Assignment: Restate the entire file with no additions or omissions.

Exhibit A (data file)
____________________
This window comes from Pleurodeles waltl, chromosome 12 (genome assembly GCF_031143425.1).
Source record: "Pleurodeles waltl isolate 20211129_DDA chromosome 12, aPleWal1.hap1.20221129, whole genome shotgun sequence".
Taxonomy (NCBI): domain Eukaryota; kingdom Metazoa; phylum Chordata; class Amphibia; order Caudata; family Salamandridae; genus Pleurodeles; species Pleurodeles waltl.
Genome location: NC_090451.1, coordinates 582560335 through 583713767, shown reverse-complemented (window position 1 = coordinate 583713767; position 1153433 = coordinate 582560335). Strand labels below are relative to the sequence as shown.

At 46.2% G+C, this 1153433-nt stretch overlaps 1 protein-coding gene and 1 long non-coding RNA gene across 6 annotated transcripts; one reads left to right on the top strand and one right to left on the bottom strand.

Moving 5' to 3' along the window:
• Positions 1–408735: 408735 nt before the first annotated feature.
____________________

This window comes from Pleurodeles waltl, chromosome 12 (genome assembly GCF_031143425.1).
Source record: "Pleurodeles waltl isolate 20211129_DDA chromosome 12, aPleWal1.hap1.20221129, whole genome shotgun sequence".
Taxonomy (NCBI): domain Eukaryota; kingdom Metazoa; phylum Chordata; class Amphibia; order Caudata; family Salamandridae; genus Pleurodeles; species Pleurodeles waltl.
Genome location: NC_090451.1, coordinates 582560335 through 583713767, shown reverse-complemented (window position 1 = coordinate 583713767; position 1153433 = coordinate 582560335). Strand labels below are relative to the sequence as shown.

At 46.2% G+C, this 1153433-nt stretch overlaps 1 protein-coding gene and 1 long non-coding RNA gene across 6 annotated transcripts; one reads left to right on the top strand and one right to left on the bottom strand.

Moving 5' to 3' along the window:
• Positions 1–408735: 408735 nt before the first annotated feature.